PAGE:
In filmmaking, a guarantee, or informally a "pay-to-play" contract, is a term in a contract of an actor, director, or other participant that guarantees remuneration if the participant is released from the contract without being responsible.
Many stars insist on an arrangement in their contract because of the major time commitment that agreeing to appear in a film can mean. For example, Kurt Russell's decision to appear in the film Soldier, for which he was paid $15 million, had a commitment of 18 months, when he was not able to appear in another film. If the film had been canceled or if he had been replaced without being responsible, Russell would have been paid $15 million or a large part of that amount in compensation for clearing his schedule.
Studios are reluctant to agree to guarantees but accept them as part of the deal for signing major talent. They also have the advantage of enabling a studio to remove a participant under such a contract, with few legal complications.
|This section does not cite any sources. (December 2007) (Learn how and when to remove this template message)|
- When a writer's strike halted all production at Warner Bros. Studios in 1960, James Garner demanded the honoring of his "play or pay" contract and to be paid for the time off. Warner refused by saying that the strike shutdown was outside its control and that honoring all such contracts for ancillary causes would cost it millions. Garner sued the studio for breach of contract and won, the first such case ever won by an actor against a Hollywood studio.
- Director Guy Hamilton originally agreed to direct Superman when it was due to film at Cinecittà Studios in Rome, Italy. When the producers realized that they could save millions by filming in the United Kingdom, Hamilton, a tax exile who lives in the Caribbean, had to withdraw. He insisted to be paid his $1 million fee in full.
- Director Brian De Palma had originally wanted his Greetings star Robert De Niro to play Al Capone in his film The Untouchables. When De Niro turned him down, De Palma cast British actor Bob Hoskins. However, De Palma and producer Art Linson were determined to get De Niro, and when he finally agreed, Hoskins was released from his contract. Later, Hoskins received a cheque through the mail for £20,000. He rang De Palma up and asked if he had "any other films you don't want me to appear in."
- In 1991, celebrity couple Julia Roberts and Kiefer Sutherland were supposed to appear together in a Western called Renegades. When Roberts called off their engagement, Sutherland was paid $3 million to leave the project. For a while, producers kept Roberts on the project as they tried to pair her up with Mel Gibson.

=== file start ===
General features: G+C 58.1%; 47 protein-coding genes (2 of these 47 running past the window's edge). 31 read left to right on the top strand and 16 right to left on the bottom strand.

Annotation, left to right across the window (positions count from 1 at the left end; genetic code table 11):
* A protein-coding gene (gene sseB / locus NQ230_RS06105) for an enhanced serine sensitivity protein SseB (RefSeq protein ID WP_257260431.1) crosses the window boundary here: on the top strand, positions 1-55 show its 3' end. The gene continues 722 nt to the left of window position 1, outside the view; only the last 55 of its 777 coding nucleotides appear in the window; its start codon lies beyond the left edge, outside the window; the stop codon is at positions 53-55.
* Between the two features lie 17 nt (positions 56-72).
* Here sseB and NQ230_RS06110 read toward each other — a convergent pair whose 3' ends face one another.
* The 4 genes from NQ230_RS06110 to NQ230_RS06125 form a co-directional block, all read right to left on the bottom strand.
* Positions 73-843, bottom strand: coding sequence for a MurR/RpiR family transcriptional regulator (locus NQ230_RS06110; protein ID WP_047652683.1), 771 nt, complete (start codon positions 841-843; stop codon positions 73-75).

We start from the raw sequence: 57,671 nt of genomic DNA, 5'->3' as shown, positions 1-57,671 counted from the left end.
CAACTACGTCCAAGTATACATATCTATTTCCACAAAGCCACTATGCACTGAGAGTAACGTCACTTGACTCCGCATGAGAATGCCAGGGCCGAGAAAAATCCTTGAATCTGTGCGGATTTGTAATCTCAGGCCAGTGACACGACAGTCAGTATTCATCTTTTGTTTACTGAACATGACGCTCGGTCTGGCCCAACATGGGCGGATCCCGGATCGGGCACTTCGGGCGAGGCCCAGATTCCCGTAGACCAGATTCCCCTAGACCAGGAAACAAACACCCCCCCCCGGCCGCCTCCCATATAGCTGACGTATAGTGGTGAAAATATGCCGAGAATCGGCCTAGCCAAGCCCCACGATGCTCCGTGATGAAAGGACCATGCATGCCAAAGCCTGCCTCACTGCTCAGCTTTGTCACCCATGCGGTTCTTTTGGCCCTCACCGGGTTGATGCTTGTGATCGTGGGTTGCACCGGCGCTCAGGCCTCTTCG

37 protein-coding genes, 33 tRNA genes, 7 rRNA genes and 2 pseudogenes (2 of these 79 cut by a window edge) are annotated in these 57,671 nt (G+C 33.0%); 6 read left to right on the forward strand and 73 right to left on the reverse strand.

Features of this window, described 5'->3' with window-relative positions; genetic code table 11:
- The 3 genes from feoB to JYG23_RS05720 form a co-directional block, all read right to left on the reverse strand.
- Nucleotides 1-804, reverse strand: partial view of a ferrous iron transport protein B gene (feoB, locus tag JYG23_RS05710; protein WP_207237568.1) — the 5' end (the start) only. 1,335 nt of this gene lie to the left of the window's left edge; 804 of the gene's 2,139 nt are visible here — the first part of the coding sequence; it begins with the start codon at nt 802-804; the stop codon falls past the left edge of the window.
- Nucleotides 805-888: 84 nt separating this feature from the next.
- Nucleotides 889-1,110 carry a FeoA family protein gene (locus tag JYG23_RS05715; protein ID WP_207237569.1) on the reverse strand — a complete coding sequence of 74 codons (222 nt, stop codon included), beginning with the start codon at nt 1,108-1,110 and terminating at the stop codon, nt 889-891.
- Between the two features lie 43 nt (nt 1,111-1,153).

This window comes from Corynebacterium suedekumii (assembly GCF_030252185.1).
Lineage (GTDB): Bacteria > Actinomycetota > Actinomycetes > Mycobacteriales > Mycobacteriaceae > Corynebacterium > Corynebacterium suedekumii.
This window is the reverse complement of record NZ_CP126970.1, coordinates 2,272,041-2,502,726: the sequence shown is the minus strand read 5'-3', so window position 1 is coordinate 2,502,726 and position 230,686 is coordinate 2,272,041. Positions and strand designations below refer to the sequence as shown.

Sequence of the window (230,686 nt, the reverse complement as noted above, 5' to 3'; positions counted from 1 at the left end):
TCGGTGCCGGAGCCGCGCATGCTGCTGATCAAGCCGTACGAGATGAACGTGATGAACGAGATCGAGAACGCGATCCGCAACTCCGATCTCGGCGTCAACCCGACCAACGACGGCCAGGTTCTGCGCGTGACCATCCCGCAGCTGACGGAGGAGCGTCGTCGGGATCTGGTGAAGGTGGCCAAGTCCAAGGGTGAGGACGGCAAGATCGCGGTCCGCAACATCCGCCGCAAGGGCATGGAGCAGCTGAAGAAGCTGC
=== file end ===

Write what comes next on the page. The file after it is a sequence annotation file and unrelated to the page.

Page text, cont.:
- Arnold Schwarzenegger agreed to appear in a mega-budget historical adventure called Crusades for Mario Kassar's company Carolco Pictures. When the projected budget went past $200 million, financing collapsed, despite pre-production expenditure of $20 million. Instead of collecting his guarantee of $15 million, Schwarzenegger received all rights to the script in the hope that one day he could get it made.
- Another example of a star turning down his guarantee was on Oliver Stone's proposed Manuel Noriega biopic. When the project collapsed, star Al Pacino decided not to increase Stone's misery and did not ask for his guarantee money.
- Actor Steven Seagal reportedly had actor Gary Busey on a play-or-play contract for the sequel to the movie Under Siege. Since Busey did not end up getting cast in the sequel, Seagal had to pay the fee out of pocket.
- In the Batman franchise Marlon Wayans, considered for the role of Robin in both Batman Returns and Batman Forever, reportedly received full pay for both movies even though he was not used in either. Robin was portrayed by Chris O'Donnell in the latter.
- On the cartoon Animaniacs, the theme song makes direct reference to pay or play contracts: "We're Animaniacs, We have pay or play contracts, We're zany to the max, There's baloney in our slacks...."
Additionally, elements of guarantee clauses can be found in other industries, under different names. In the sports world, standard player/coach contracts are guaranteed for the life of the deal, regardless of whether the player or coach actually works for the full duration; the name for such contracts is guaranteed contracts. In another example, if a baseball player is signed to a 5-year, $30 million deal but is cut by his team after the third year, the team will still owe the player the balance of the $12 million due regardless of whether the player is performing services for that team or another team. For example, in 1996, when Kirby Puckett suffered a career-ending glaucoma in his right eye, he was only two years into a five-year, $15 million contract; he was then paid for the subsequent three years. The balance owed can be mitigated if the player signs with another team, with the balance owed by the cutting team subtracted from the amount paid by the new team.
A notable exception to the rule is in the NFL, where only the bonuses outlined in player contracts are guaranteed. NFL players are not guaranteed the salaries outlined in their contracts; they are paid the salaries outlined only while they are actually still employed by their team.
In the business world, high-level executives are often guaranteed to receive their salary for a specified period of time outlined in their contract, regardless of whether the company continues to employ them or not; that is a so-called golden parachute. Similar clauses are often negotiated during mergers and acquisitions to protect the management team that is being merged or acquired into the new company.